DPG is a comprehensive underwater photography website and community for underwater photographers. Learn underwater photography techniques for popular digital cameras and specialized professional underwater equipment (wide angle, macro, super macro, lighting and work flow). Read latest news, explore travel destinations for underwater photography. Galleries of professional and amateur underwater photography including wrecks, coral reefs, undersea creatures, fashion and surfing photography.
Dive Photo Guide


New Research: Discarded Plastic Is Entangling Large Numbers of Sharks
By Ian Bongso-Seldrup, July 6, 2019 @ 08:00 PM (EST)
Source: UPI

According to a newly published study in the journal Endangered Species Research, science has been underestimating the number of sharks and rays getting entangled in discarded marine plastic. Abandoned fishing gear was to blame in the majority of cases.

Scanning scientific literature, as well as Twitter, for reports on the entanglement of elasmobranchs, the researchers discovered evidence of over 1,000 entangled individuals, but the number was not the significant find.

“Our study was the first to use Twitter to gather such data, and our results from the social media site revealed entanglements of species—and in places—not recorded in the academic papers,” commented Brendan Godley, Professor of Marine Biology at the University of Exeter in the UK, in a news release.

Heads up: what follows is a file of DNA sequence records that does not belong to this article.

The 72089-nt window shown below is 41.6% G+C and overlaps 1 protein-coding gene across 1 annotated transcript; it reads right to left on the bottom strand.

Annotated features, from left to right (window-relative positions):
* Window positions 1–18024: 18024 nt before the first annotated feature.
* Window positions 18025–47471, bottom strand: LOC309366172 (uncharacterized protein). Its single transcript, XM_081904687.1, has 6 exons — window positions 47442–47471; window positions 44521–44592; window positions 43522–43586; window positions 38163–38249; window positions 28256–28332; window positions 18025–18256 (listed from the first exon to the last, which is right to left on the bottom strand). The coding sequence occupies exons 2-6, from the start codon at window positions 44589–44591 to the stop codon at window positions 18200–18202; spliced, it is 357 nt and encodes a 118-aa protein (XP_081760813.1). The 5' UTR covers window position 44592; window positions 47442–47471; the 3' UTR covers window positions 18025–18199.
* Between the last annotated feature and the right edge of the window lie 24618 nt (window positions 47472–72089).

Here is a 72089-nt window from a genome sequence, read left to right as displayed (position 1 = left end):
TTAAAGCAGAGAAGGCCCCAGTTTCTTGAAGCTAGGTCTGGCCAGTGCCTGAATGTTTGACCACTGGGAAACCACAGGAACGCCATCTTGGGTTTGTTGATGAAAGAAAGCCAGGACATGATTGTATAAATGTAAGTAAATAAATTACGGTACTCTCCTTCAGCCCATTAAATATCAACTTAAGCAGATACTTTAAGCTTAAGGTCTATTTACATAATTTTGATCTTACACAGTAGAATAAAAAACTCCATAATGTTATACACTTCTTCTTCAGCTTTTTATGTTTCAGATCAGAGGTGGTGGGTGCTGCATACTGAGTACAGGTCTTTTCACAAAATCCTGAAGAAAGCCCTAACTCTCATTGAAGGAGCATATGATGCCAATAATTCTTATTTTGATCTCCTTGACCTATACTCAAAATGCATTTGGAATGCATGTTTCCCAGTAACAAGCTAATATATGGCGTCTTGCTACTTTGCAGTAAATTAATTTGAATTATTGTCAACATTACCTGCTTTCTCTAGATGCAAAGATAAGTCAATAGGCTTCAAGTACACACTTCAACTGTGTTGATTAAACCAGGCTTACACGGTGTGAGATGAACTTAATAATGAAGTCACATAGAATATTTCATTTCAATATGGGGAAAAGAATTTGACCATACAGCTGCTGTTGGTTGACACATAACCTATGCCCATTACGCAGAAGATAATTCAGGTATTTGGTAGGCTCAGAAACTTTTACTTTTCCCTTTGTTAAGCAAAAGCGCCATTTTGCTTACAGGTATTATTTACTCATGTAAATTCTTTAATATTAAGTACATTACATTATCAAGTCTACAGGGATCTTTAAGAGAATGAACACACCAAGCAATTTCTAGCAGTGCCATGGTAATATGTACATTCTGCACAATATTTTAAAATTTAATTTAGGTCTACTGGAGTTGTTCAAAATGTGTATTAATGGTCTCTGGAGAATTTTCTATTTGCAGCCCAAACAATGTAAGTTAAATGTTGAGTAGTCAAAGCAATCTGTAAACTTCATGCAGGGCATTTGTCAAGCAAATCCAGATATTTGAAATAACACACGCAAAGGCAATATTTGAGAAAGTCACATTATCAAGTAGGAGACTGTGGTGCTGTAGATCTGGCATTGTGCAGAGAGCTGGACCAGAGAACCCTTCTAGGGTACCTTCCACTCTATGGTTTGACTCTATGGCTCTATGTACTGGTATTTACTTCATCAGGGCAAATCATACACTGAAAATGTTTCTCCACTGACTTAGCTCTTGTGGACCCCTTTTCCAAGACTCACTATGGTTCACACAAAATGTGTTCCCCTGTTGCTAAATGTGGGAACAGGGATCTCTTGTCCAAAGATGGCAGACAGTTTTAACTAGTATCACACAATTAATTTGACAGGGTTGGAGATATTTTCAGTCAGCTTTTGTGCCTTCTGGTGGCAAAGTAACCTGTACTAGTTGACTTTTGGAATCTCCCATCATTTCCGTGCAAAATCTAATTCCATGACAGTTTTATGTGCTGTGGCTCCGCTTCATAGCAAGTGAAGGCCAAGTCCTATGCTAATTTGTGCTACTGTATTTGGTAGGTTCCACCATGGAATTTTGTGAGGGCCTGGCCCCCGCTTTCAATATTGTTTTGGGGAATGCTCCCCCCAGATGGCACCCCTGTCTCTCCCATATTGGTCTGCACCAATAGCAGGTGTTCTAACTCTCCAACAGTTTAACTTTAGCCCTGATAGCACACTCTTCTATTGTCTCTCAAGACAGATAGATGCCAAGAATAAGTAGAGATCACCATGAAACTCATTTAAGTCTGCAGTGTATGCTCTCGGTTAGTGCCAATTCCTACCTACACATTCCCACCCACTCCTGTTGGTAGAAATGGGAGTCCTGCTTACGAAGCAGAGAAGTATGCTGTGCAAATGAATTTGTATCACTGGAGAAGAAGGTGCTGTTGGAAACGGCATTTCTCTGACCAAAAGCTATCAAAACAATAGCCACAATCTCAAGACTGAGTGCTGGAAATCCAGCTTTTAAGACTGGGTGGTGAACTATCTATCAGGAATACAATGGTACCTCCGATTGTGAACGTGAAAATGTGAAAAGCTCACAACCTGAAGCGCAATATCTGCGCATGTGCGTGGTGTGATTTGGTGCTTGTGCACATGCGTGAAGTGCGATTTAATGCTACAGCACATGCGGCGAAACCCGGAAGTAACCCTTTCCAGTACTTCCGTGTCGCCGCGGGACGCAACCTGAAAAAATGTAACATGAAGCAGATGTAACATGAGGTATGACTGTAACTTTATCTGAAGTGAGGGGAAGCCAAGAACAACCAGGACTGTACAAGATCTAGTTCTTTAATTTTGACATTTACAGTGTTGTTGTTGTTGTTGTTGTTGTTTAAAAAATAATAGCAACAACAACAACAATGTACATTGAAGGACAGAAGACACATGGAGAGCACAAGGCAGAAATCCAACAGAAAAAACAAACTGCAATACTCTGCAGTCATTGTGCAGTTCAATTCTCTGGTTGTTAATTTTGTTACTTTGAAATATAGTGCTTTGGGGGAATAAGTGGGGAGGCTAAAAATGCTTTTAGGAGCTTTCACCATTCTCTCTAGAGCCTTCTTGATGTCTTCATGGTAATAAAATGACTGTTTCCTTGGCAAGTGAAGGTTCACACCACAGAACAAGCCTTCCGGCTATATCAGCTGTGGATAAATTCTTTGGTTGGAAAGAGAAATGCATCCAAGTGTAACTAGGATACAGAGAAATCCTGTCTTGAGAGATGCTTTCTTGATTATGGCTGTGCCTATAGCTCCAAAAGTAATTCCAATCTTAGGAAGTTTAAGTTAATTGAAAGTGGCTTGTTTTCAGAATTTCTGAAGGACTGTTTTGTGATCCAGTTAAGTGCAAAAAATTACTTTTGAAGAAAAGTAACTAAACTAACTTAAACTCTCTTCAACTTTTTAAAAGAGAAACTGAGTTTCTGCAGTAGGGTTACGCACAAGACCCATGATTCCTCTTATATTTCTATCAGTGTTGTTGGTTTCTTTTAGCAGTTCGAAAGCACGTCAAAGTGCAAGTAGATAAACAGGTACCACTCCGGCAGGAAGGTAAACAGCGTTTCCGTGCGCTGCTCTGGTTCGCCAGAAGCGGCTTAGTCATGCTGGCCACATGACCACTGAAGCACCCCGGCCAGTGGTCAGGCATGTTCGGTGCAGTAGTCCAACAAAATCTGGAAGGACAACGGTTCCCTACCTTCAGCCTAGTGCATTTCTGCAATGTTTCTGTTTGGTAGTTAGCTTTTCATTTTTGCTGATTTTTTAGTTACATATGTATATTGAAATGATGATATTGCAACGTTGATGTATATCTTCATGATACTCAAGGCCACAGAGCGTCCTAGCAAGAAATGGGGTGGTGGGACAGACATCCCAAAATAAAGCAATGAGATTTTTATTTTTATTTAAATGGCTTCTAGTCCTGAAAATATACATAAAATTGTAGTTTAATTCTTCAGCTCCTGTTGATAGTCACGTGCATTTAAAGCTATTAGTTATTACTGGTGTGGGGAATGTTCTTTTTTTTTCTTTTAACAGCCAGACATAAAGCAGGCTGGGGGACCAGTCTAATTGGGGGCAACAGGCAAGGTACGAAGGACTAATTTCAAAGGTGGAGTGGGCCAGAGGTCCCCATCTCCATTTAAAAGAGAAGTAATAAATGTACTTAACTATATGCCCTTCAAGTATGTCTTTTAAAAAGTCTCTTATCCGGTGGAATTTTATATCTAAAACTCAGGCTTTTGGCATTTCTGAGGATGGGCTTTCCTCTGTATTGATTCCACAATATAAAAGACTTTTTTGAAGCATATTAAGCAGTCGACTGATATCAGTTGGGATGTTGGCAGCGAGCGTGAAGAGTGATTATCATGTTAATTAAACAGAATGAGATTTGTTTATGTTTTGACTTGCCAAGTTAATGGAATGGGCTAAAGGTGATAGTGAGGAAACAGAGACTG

In the academic literature, the scientists found evidence of 557 entanglements involving sharks and rays in the Atlantic, Pacific and Indian Oceans. The figures encompassed 34 species and found that spotted dogfish, spotted ratfish and spiny dogfish were the most commonly reported victims. Among the Twitter reports, the researchers found 559 separate references to entanglements involving 26 species of sharks and rays, including whale sharks, great whites, tiger sharks and basking sharks.

While entanglement in plastic waste typically doesn’t pose a significant threat to sharks and rays, “[t]here's a real animal welfare issue because entanglements can cause pain, suffering and even death,” said main author Kristian Parton, a researcher at Exeter's Center for Ecology and Conservation. “One example in the study is a shortfin mako shark with fishing rope wrapped tightly around it. The shark had clearly continued growing after becoming entangled, so the rope—which was covered in barnacles—had dug into its skin and damaged its spine.”

Read more here.



Fantasea FG7X II
Ikelite Housing for Nikon D500
I-DiveSite Venom 35s
SeaLife DC2000
Be the first to add a comment to this article.
You must be logged in to comment.
Support Our Sponsors
Travel with us

Featured Photographer

Follow Us